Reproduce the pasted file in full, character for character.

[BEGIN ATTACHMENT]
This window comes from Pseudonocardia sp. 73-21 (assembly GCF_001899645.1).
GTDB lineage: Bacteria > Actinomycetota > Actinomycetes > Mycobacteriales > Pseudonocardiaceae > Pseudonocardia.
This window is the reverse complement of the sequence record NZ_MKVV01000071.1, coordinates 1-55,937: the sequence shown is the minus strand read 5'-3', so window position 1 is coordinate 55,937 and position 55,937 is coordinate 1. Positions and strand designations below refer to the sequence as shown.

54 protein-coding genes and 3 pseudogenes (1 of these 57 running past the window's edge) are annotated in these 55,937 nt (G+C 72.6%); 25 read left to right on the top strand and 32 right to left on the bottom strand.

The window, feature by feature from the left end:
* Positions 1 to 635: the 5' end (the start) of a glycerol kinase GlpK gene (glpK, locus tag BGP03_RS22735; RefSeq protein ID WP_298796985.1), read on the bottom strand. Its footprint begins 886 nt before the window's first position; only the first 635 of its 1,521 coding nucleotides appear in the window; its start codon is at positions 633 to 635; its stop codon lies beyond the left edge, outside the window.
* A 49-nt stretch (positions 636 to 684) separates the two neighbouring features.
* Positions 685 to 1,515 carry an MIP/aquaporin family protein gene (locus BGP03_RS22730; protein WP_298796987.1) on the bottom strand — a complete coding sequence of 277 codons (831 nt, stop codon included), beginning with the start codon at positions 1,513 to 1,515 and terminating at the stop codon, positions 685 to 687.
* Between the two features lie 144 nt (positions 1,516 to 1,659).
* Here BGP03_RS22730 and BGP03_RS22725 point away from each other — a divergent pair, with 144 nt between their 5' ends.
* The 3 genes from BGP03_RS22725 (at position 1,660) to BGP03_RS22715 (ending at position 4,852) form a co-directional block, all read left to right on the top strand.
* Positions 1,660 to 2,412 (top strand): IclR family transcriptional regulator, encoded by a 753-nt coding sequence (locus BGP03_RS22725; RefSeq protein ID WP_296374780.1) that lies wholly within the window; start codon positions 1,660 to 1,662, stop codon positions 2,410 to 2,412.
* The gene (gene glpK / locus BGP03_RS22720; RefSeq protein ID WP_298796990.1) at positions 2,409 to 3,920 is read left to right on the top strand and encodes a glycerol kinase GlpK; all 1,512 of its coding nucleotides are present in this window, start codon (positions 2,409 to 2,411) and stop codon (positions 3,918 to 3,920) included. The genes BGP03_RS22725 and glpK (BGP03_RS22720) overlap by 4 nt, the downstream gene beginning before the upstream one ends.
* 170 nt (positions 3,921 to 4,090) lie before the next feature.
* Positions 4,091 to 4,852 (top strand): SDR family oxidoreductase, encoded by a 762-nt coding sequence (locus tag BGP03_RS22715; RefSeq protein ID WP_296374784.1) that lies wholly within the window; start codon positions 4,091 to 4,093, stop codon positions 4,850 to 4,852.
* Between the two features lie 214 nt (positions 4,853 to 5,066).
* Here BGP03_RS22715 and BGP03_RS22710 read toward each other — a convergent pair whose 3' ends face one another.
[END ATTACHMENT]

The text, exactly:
This window comes from Pseudonocardia sp. 73-21 (assembly GCF_001899645.1).
GTDB lineage: Bacteria > Actinomycetota > Actinomycetes > Mycobacteriales > Pseudonocardiaceae > Pseudonocardia.
This window is the reverse complement of the sequence record NZ_MKVV01000071.1, coordinates 1-55,937: the sequence shown is the minus strand read 5'-3', so window position 1 is coordinate 55,937 and position 55,937 is coordinate 1. Positions and strand designations below refer to the sequence as shown.

54 protein-coding genes and 3 pseudogenes (1 of these 57 running past the window's edge) are annotated in these 55,937 nt (G+C 72.6%); 25 read left to right on the top strand and 32 right to left on the bottom strand.

The window, feature by feature from the left end:
* Positions 1 to 635: the 5' end (the start) of a glycerol kinase GlpK gene (glpK, locus tag BGP03_RS22735; RefSeq protein ID WP_298796985.1), read on the bottom strand. Its footprint begins 886 nt before the window's first position; only the first 635 of its 1,521 coding nucleotides appear in the window; its start codon is at positions 633 to 635; its stop codon lies beyond the left edge, outside the window.
* A 49-nt stretch (positions 636 to 684) separates the two neighbouring features.
* Positions 685 to 1,515 carry an MIP/aquaporin family protein gene (locus BGP03_RS22730; protein WP_298796987.1) on the bottom strand — a complete coding sequence of 277 codons (831 nt, stop codon included), beginning with the start codon at positions 1,513 to 1,515 and terminating at the stop codon, positions 685 to 687.
* Between the two features lie 144 nt (positions 1,516 to 1,659).
* Here BGP03_RS22730 and BGP03_RS22725 point away from each other — a divergent pair, with 144 nt between their 5' ends.
* The 3 genes from BGP03_RS22725 (at position 1,660) to BGP03_RS22715 (ending at position 4,852) form a co-directional block, all read left to right on the top strand.
* Positions 1,660 to 2,412 (top strand): IclR family transcriptional regulator, encoded by a 753-nt coding sequence (locus BGP03_RS22725; RefSeq protein ID WP_296374780.1) that lies wholly within the window; start codon positions 1,660 to 1,662, stop codon positions 2,410 to 2,412.
* The gene (gene glpK / locus BGP03_RS22720; RefSeq protein ID WP_298796990.1) at positions 2,409 to 3,920 is read left to right on the top strand and encodes a glycerol kinase GlpK; all 1,512 of its coding nucleotides are present in this window, start codon (positions 2,409 to 2,411) and stop codon (positions 3,918 to 3,920) included. The genes BGP03_RS22725 and glpK (BGP03_RS22720) overlap by 4 nt, the downstream gene beginning before the upstream one ends.
* 170 nt (positions 3,921 to 4,090) lie before the next feature.
* Positions 4,091 to 4,852 (top strand): SDR family oxidoreductase, encoded by a 762-nt coding sequence (locus tag BGP03_RS22715; RefSeq protein ID WP_296374784.1) that lies wholly within the window; start codon positions 4,091 to 4,093, stop codon positions 4,850 to 4,852.
* Between the two features lie 214 nt (positions 4,853 to 5,066).
* Here BGP03_RS22715 and BGP03_RS22710 read toward each other — a convergent pair whose 3' ends face one another.